Leukemia Specialist Patrick Hagen, MD, Joins Loyola | Loyola Medicine
Wednesday, December 20, 2017

Patrick Hagen, MD, Specialist in Treating Leukemia and Multiple Myeloma, Joins Loyola Medicine

Patrick Hagen, MD

MAYWOOD, IL –  Patrick Hagen, MD, a hematologist who treats blood cancers including acute leukemia and multiple myeloma, has joined Loyola Medicine.

Dr. Hagen has advanced training in chemotherapy, bone marrow transplants and cord blood transplants.

In a bone marrow transplant, a patient receives high-dose chemotherapy, and sometimes whole body radiation. While killing the cancer cells, the treatments also kill the patient's immune system cells. To compensate, the patient receives an infusion of bone marrow stem cells, which develop into healthy new immune system cells. A cord blood transplant is similar, except the donated stem cells come from a newborn's umbilical cord blood.

"Patients can go from being on death's door to being cured," Dr. Hagen said. "And in cases in which cures are not possible, people are living longer with less toxicity from treatments."

Dr. Hagen sees patients at Loyola's Cardinal Bernardin Cancer Center and Loyola Cancer Care & Research at the Marjorie G. Weinberg Cancer Center at Melrose Park.

Loyola's Bone Marrow and Stem Cell Transplant Program is one of the largest and most experienced transplant programs in the Midwest. Care is provided by an interdisciplinary transplant team that incudes attending physicians, advanced practice nurses, dietitians, social workers chaplains and clinical psychologists.

Dr. Hagen earned a medical degree at St. George's University in Grenada. He completed a residency in internal medicine at the University of Minnesota and a fellowship in hematology/oncology at Loyola University Medical Center.

Dr. Hagen is an assistant professor in the division of hematology/oncology at Loyola University Chicago Stritch School of Medicine. He is board certified in internal medicine and is pending board certification in hematology/oncology.

About Loyola Medicine and Trinity Health

Loyola Medicine, a member of Trinity Health, is a quaternary care system based in the western suburbs of Chicago that includes Loyola University Medical Center (LUMC), Gottlieb Memorial Hospital, MacNeal Hospital and convenient locations offering primary and specialty care services from 1,877 physicians throughout Cook, Will and DuPage counties. LUMC is a 547-licensed-bed hospital in Maywood that includes the William G. and Mary A. Ryan Center for Heart & Vascular Medicine, the Cardinal Bernardin Cancer Center, a Level 1 trauma center, Illinois's largest burn center, a certified comprehensive stroke center and a children’s hospital. Having delivered compassionate care for over 50 years, Loyola also trains the next generation of caregivers through its teaching affiliation with Loyola University Chicago’s Stritch School of Medicine and Marcella Niehoff School of Nursing. Gottlieb is a 247-licensed-bed community hospital in Melrose Park with 150 physician offices, an adult day care program, the Gottlieb Center for Fitness, the Loyola Center for Metabolic Surgery and Bariatric Care and the Loyola Cancer Care & Research at the Marjorie G. Weinberg Cancer Center at Melrose Park. MacNeal Hospital is a 374-bed teaching hospital in Berwyn with advanced inpatient and outpatient medical, surgical and psychiatric services, advanced diagnostics and treatments. MacNeal has a 12-bed acute rehabilitation unit, a 25-bed inpatient skilled nursing facility, and a 68-bed behavioral health program and community clinics. MacNeal has provided quality, patient-centered care to the near west suburbs since 1919.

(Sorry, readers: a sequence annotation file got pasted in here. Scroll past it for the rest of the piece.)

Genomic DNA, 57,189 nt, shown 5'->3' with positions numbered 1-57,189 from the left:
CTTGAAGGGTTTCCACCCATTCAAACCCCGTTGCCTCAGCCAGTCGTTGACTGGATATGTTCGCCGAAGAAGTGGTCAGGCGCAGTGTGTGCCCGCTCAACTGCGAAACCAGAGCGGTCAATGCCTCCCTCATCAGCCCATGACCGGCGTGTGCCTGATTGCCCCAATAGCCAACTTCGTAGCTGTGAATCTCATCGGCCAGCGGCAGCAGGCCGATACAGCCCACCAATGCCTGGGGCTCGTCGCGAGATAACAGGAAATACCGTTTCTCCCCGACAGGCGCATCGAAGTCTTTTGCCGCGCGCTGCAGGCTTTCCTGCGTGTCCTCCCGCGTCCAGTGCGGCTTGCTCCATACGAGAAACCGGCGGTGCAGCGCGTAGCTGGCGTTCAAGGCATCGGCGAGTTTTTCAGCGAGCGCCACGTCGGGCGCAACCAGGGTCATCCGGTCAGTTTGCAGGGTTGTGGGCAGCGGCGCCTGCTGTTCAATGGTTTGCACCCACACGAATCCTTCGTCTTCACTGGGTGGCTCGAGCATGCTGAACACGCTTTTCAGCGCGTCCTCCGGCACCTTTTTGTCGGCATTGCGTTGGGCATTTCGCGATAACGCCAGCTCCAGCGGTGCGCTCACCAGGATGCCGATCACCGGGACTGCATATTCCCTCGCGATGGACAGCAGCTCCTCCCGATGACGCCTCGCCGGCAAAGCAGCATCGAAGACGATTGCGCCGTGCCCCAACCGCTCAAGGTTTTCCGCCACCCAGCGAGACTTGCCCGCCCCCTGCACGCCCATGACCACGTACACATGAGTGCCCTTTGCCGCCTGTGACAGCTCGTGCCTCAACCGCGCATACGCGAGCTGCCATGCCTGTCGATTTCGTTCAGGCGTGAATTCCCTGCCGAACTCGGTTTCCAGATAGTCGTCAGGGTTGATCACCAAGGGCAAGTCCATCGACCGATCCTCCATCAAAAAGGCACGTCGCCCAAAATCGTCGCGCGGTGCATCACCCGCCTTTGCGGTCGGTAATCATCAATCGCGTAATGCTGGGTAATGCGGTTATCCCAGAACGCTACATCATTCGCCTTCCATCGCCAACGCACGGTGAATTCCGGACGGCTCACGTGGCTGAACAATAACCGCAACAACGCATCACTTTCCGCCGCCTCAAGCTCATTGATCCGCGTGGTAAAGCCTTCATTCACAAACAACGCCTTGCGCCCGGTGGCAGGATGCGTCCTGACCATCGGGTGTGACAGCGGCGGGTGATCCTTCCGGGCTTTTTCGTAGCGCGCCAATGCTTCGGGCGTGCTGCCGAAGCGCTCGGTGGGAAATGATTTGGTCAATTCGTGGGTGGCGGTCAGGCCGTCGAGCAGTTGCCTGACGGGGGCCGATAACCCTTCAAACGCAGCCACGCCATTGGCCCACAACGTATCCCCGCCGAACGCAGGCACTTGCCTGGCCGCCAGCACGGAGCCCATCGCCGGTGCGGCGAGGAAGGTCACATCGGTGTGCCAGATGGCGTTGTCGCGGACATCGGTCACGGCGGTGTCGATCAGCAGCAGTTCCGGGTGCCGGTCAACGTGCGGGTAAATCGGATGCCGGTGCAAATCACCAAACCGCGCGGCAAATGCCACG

Trinity Health is one of the largest multi-institutional Catholic healthcare systems in the nation, serving diverse communities that include more than 30 million people across 22 states. Trinity Health includes 92 hospitals, as well as 109 continuing care locations that include PACE programs, senior living facilities and home care and hospice services. Its continuing care programs provide nearly 2.5 million visits annually. Based in Livonia, Mich., and with annual operating revenues of $18.3 billion and assets of $26.2 billion, the organization returns $1.1 billion to its communities annually in the form of charity care and other community benefit programs. Trinity employs about 129,000 colleagues, including 7,800 employed physicians and clinicians. Committed to those who are poor and underserved in its communities, Trinity is known for its focus on the country's aging population. As a single, unified ministry, the organization is the innovator of Senior Emergency Departments, the largest not-for-profit provider of home health care services—ranked by number of visits—in the nation, as well as the nation’s leading provider of PACE (Program of All Inclusive Care for the Elderly) based on the number of available programs.